DENVER — Any story about Nikola Jokić must by law contain at least one “led the league in X” statistic, so let’s start here: Nikola Jokić has a tied lead in the 2023 NBA Finals in deflections. And not just on the track.
Due to the many media entrants must endure during the championship round – an aspect of the job they perform politely and professionally, albeit with a level of enthusiasm typically reserved for semi-annual tooth cleanings and judging duties – Jokić asked numerous questions about himself . What emotions went through him after his Denver Nuggets swept the Los Angeles Lakers to reach the Finals for the first time? How did he manage to hold his own as he rose to international superstardom?
What legacy in the game does Jokić want to leave behind? What responsibility does he feel to fans in Denver and Serbia to take their teams to the promised land? Where does he get his inspiration from and has he taken a moment to reflect on his path from Sombor to the brink of glory?
And each time, Jokić brushed those questions aside, diverting attention and praise to his teammates and coaches – trying to redirect the focus back to what happened between the four lines in the last game and what needed to happen between them in the next game. next game.
“I’m just happy that we grew as a team every year and we got better every year, and now we’re in this situation,” Jokić said after the Game 4 win that put Denver within reach of his first NBA career. championship. “[But] I mean, my journey is — I don’t think it’s that interesting.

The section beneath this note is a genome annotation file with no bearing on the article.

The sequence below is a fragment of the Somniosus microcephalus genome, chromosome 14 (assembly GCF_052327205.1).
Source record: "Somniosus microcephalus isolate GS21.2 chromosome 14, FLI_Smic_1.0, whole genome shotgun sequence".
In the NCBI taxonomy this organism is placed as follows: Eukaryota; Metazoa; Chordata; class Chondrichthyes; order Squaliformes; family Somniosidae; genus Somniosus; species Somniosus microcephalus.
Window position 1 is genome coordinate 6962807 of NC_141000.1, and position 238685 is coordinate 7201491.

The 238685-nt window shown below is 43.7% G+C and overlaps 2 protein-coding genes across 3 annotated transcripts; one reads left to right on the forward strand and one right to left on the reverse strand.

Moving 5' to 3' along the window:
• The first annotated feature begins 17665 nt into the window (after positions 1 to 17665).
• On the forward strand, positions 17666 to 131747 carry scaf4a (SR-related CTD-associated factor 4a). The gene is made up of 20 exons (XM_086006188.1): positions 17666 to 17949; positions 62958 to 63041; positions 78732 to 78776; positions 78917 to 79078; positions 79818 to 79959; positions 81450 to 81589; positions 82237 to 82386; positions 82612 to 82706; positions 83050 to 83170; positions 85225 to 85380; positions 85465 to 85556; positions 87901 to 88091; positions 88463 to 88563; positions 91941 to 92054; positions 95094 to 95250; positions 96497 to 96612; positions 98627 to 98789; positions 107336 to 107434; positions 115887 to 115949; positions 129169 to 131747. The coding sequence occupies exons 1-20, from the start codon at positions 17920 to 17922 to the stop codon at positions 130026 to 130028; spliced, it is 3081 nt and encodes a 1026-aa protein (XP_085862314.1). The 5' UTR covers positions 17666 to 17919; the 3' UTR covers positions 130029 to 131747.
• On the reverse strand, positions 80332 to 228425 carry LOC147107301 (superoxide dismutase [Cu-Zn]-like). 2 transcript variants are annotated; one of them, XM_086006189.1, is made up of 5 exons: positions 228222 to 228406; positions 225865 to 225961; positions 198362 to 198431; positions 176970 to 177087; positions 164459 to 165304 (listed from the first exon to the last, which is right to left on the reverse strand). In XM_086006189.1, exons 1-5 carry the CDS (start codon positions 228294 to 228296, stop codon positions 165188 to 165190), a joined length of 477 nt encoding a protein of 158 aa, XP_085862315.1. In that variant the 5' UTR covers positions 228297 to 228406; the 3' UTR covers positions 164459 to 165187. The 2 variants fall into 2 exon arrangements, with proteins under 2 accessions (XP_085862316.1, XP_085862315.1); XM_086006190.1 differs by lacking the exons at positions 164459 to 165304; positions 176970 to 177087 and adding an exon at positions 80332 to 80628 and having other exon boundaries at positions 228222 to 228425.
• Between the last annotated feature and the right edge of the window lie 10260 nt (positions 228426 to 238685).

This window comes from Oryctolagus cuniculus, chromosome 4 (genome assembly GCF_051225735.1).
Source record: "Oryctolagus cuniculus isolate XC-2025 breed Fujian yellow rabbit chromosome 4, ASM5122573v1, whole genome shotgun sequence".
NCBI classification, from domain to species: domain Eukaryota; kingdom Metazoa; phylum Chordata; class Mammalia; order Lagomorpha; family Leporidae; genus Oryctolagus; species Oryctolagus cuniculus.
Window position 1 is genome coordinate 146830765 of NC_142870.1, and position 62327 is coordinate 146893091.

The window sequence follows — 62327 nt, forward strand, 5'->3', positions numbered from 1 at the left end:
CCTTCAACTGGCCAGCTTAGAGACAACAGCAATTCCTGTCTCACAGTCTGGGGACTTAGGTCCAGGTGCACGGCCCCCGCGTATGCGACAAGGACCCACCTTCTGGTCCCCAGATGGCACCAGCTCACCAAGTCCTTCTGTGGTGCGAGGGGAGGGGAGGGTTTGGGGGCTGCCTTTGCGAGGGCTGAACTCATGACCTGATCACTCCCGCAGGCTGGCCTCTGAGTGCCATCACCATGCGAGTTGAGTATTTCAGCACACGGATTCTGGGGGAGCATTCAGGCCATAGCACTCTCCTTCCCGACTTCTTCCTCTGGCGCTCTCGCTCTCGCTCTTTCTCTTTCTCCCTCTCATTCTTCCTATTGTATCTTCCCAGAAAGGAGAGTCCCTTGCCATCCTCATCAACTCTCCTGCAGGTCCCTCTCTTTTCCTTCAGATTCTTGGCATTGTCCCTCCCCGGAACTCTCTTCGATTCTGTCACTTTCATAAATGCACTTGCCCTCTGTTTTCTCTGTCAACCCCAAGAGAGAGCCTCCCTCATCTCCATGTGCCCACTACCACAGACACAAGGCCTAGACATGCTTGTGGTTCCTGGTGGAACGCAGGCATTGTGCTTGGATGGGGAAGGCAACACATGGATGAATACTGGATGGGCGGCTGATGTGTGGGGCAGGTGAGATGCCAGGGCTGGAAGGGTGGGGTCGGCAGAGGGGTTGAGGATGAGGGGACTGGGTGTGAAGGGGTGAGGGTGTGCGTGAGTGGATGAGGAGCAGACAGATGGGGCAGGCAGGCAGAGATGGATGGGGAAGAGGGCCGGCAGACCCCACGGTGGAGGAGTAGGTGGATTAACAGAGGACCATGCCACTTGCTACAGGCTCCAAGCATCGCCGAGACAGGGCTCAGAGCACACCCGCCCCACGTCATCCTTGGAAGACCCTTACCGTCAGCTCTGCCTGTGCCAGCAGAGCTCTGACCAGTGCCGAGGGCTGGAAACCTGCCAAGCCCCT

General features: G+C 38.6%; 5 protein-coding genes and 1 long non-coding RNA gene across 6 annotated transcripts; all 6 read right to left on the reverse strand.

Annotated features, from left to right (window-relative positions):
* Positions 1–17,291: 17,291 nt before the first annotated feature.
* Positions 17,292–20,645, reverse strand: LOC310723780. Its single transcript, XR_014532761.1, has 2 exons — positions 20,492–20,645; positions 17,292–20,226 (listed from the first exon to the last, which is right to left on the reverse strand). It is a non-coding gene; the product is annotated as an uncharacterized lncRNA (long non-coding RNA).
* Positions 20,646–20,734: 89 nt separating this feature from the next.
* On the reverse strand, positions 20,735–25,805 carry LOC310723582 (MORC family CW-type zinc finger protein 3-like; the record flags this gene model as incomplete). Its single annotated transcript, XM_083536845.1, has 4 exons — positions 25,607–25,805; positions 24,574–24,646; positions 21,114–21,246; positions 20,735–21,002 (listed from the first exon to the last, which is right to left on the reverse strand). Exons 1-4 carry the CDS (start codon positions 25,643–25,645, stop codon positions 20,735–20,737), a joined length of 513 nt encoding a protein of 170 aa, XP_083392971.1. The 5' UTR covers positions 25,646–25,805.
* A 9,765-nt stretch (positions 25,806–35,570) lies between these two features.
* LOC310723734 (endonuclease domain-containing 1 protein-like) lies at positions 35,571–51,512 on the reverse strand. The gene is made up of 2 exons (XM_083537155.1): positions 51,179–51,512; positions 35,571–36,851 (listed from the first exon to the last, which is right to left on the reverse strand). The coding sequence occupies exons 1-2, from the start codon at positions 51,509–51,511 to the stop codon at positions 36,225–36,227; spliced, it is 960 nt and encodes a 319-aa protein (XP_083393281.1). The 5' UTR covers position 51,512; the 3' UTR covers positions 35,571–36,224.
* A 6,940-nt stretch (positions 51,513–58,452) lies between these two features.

Of course, while we respect the big guy’s insistence that the details of his life are pretty unimportant, this is wildly untrue.
Jokić has evolved from a small town in northern Serbia with a population of about 48,000 to leaving tens of thousands slack-jawed in arenas all over the NBA every night. From a “fat point guard” with a three liter a day Coca-Cola habit to “one of the most conditioned players” in the best basketball league in the world, able to average over 40 minutes per game in the NBA Finals and dominate every second. Selected from a second-round draft pick during a Quesarito commercial one of only 15 players to ever win multiple MVP trophies. From a humble reserve squad with Jusuf Nurkić to the sun in the center of the solar system for the best team in the NBA.
And now, eight years into a career that will one day bring him into the Hall of Fame, Jokić has reached the top of the mountain. After a 94-89 Game 5 win over the Miami Heat, the Nuggets are NBA champions, and Nikola Jokić – defense destroyer, brain buster, redefinition of dominance, self-deprecating horse lord – is your 2023 NBA Finals MVP, in a unanimous vote.
Jokić capped the Nuggets’ five-game series victory with another brilliant performance, scoring 28 points on 12-for-16 shooting to go with 16 rebounds, four assists and a block in 42 minutes of work, in which Denver beat Miami with 12 points defeated . For the series, he averaged 30.2 points, 14 rebounds and 7.2 assists per game, shooting 58.3% from the field, 42.1% from 3-point range and 83.8% from the free throw line – full control of the game at every turn.